For those who are ready to go beyond the Hour of Code, from the Computer Programming landing page you can choose the course that appeals to you and work your way through a well-mapped learning pathway on the topic.
An additional resource provided by Khan Academy, in conjunction with Disney, is Pixar in a Box, a course in computer animation built on the methods and programming software used by Pixar Studios. This is a great way to integrate art with STEM learning.
There are no shortages of websites and blogs dedicated to reviewing and highlighting websites and apps for coding education. Common Sense Media offers a highly informative website for finding the right coding app or site for a student. The guide can be broken down into age groups for a more targeted list or one can view all of the reviews at once. Each program has a star rating, age range, detailed review, and list of compatible devices. Common Sense Media even offers tips on how to talk to your kids about each app and how to get started with the programs. While it is editorial in nature, the reviews are sound, and the detailed information provided about each application can be extremely helpful to the novice in coding education.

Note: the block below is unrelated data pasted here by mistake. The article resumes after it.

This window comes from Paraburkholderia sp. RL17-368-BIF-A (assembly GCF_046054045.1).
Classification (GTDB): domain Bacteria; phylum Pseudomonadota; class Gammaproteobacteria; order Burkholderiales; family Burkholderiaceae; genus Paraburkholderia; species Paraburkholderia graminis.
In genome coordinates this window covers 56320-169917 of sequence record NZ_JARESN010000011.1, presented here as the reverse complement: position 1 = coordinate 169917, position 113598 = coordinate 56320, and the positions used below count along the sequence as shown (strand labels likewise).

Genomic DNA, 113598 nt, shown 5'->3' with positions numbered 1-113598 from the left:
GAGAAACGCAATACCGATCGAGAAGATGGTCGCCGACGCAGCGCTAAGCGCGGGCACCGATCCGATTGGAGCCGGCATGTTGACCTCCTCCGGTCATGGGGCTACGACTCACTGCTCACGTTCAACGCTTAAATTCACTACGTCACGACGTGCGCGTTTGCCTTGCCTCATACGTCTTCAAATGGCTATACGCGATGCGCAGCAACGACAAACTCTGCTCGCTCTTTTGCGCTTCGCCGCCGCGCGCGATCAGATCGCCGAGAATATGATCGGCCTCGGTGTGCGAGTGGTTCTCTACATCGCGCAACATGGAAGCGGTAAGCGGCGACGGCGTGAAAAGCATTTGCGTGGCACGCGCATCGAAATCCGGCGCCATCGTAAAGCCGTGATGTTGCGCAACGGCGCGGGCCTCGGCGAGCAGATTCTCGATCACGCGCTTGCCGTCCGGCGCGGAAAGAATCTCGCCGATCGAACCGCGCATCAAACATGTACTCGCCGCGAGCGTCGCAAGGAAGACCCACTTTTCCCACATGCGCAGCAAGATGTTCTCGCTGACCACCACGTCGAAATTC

Robots That Teach Coding
Code-a-pillar is a toy designed to teach the basics of coding in a fun way to young learners who may still be pre-literate but can be equally engaging for elementary students who can program it to run through mazes that they have created. The code-a-pillar works by having connectable segments that tell the ‘head’ of the toy caterpillar what step to take next based on the order the segments are snapped together by the user. This is a sturdy toy meant to stand up to the rough and tumble play of preschoolers and elementary aged students and the wide, encased ports used to connect the segments are virtually fool-proof to connect to each other. The code-a-pillar is manufactured by Fisher-Price and runs around $50.
Cozmo is a small, programmable robot that uses its own programming software on a tablet or smartphone and comes with gaming cubes that it plays with and an ability to express emotions that evolve and personalize the more you play with him. Cozmo can play games such as Keep Away and Memory Match. The Cozmo runs about $180. Elementary aged kids find him engaging and easy to use but his limited capabilities may not be worth the cost for parents, schools, or libraries on limited or stretched budgets.
Dash and Dot are a pair of robots that are designed to be educational, sturdy, and expandable in their tools and capabilities. Schools can purchase the robot Dash for $120 and expansion pack bundles ranging from $120 to $280. At, $170, the Challenge Card Bundle is a card pack offering challenges that students can work through individually or collaboratively and the classroom or library that has more than one Dash can have multiple differentiated lessons happening simultaneously. As far as currently available educational robots go, this is one of the best. Dash and Dot are two of the several robots offered by Wonder Workshop.